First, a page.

The US has welcomed China's request for closer military links with its South East Asian neighbours.
The US wants China to be more open about military spending
"Such military-to-military dialogue and engagement can increase transparency and promote stability," said State Department spokesman Sean McCormack.
He was responding to remarks made by Chinese PM Wen Jiabao, who told leaders from Asean nations that Beijing wanted to increase military co-operation.
The US has often asked China to be more open about its military plans.
Chinese Premier Wen Jiabao made his comments on Monday, at a one-day summit with leaders of the 10-member Asean (Association of South East Asian Nations) grouping in Beijing.
"We should expand military dialogue and exchanges [and] conduct and institutionalise defence co-operation," Mr Wen said in a speech to delegates.
Later in the day, Mr McCormack said that "although Asean itself is not a security organisation, engaging other countries and other militaries in the region on security issues can be a positive step, so long as it is done in an open and non-exclusionary manner".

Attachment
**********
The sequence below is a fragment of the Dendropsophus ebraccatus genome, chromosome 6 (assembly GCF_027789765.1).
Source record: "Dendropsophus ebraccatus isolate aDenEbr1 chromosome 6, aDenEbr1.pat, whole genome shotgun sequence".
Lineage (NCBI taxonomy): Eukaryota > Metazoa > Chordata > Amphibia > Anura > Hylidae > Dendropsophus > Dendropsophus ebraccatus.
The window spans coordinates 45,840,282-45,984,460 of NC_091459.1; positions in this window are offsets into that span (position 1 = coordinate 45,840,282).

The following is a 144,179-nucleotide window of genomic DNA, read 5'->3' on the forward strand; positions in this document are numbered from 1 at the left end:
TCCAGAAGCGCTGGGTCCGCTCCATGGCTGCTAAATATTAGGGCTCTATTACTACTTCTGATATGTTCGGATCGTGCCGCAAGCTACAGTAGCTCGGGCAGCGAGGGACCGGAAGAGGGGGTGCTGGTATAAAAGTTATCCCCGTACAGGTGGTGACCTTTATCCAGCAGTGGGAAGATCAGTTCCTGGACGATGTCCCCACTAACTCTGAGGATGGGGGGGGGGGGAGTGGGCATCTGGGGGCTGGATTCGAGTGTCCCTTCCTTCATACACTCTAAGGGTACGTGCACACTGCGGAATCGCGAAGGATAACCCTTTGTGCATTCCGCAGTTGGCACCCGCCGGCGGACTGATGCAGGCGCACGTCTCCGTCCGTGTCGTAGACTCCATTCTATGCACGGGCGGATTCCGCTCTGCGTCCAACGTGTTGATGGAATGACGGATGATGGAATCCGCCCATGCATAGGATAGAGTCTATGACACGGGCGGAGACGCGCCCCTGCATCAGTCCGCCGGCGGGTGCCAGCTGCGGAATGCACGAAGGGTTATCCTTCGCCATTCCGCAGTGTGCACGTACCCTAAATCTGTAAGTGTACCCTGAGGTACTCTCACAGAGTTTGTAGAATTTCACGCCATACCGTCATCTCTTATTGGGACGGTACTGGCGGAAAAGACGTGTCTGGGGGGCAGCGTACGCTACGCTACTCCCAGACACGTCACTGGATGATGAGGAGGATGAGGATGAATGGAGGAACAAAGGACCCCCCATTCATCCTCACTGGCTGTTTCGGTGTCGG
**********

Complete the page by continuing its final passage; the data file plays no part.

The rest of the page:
Washington also repeated its hope that Beijing would become more transparent about its military strategy, doctrine and budget.
The US has repeatedly accused China of understating its defence spending, and has issued several warnings about China's growing military might.
The Chinese have responded to such accusations by saying that they pose no threat, and accusing the US of seeking excuses to sell weapons to Taiwan.
China regards Taiwan as a renegade province and has vowed to invade if it moves towards declaring formal independence.